What the Papers Say: Tänak and Helme's travels and Estonian societal change ({{contentCtrl.commentsTotal}})

Estonian newspapers (photo is illustrative).
Estonian newspapers (photo is illustrative). Source: Anna Aurelia Minev/ERR

Estonian society, the way it views itself, how it has changed in recent years and the role of men were among the topics looked at by news portals and newspapers on Wednesday, Oct. 30, as were the comings and goings of finance minister Martin Helme, where next for Ott Tänak and, as ever, the continued scourge of phone scammers. All links in Estonian unless otherwise noted.

Estonia getting more touchy-feely

According to daily Eesti Päevaleht, the proportion of people in Estonia who are more interested in the environment and their relationships is growing over time, compared with the proportion who are more materialist, which is shrinking.

A study in conjunction with the University of Tartu found the shift had taken place over time, and took into account the technological bent in the country as well as differences between different generations.

The article did however say that attitudes in respect of sexual minorities did not seem to have made such progress over the same period, and that there had still arisen deep divisions in society, as evidenced by the current political situation.

The article also touched as a whole upon the perennial image of Estonians as being maudlin and unable to have fun; the country is down there with Britain and others, the piece said, compared with neighboring Finland, where society has become more and more 'hedonistic' over the past 15 years.

Nonetheless, the piece said, the more caring-sharing emphasis compared with the money grabbing 1990s was worth noting.

Tänak Hyundai deal may have been done long ago

The likelihood of freshly-crowned WRC champ Ott Tänak moving to Hyundai seems to grow by the day, as demonstrated by a piece in daily Õhtuleht.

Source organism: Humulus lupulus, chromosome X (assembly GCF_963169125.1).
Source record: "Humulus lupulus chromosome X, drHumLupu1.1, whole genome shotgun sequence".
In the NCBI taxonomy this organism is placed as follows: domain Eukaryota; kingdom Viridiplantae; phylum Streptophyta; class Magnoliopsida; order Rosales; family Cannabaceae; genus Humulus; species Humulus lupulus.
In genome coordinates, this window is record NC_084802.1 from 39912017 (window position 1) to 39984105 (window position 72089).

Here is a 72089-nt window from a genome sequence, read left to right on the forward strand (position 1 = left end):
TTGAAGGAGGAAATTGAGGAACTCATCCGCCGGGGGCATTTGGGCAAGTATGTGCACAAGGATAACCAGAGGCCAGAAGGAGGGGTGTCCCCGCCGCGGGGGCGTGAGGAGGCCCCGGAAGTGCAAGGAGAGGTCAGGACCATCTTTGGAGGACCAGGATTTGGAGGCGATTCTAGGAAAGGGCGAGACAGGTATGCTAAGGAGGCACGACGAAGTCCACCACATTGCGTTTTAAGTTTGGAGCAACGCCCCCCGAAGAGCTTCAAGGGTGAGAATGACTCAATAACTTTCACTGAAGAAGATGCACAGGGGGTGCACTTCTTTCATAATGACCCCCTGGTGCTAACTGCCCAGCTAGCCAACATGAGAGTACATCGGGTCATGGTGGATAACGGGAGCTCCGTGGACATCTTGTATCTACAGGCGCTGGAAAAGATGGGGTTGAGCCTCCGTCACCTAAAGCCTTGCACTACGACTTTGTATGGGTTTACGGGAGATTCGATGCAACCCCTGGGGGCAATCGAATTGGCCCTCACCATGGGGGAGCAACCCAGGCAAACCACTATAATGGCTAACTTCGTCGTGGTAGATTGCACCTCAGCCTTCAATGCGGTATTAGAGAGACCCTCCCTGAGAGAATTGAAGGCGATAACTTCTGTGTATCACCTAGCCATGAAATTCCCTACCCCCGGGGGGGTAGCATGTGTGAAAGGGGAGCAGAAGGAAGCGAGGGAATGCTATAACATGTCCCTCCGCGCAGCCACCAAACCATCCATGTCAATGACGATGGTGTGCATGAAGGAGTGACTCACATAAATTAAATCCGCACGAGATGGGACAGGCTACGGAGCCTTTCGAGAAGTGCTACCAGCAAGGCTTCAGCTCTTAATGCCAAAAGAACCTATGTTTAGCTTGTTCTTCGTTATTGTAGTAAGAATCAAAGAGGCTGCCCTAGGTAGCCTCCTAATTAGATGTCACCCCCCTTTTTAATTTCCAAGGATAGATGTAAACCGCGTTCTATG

U.K. motorsports weekly Autosport had already said that the deal was practically a fait accompli – otherwise they would not have published the claims – and Hyundai's top current driver, Belgian Thierry Neuville, has been making (positive) noises along the lines of being the Estonian's teammate for 2020.

Tänak won the 2019 drivers' title in style at the Catalunynan rally on Sunday, with one race left to go in the season, in the Toyota Yaris, having led since the second race, but the Hyundai spot may have been hammered out several races ago, and in time for rally Finland, the Õhtuleht piece said.

Finance minister drops by in London for pow wow organized by conservative, or far-right, depending on who you're speaking to, group

Daily Postimees' English portal (link in English) noted Tuesday that finance minister Martin Helme (EKRE) had attended a conference which brought together many leading lights in the conservative/national conservative/far-right/nationalist spectrum, in London, at the weekend.

Organized by a conservative or right-leaning body called the Traditional Britain Group, the conference presented Helme as a living, breathing example of how, in its view, conservatism should look.

Helme stopped off at the conference, where he rubbed shoulders with Polish, Swedish, British and other politicians, many of whom had been forced to leave more mainstream parties due to their views, only to form their own political parties in some cases, en route back to Estonia from the U.S.

Helme said he was aware who many of the speakers were at the event, which in the past has hosted Richard Spencer, noted for what many call a neo-nazi stance, again depending on perspective.*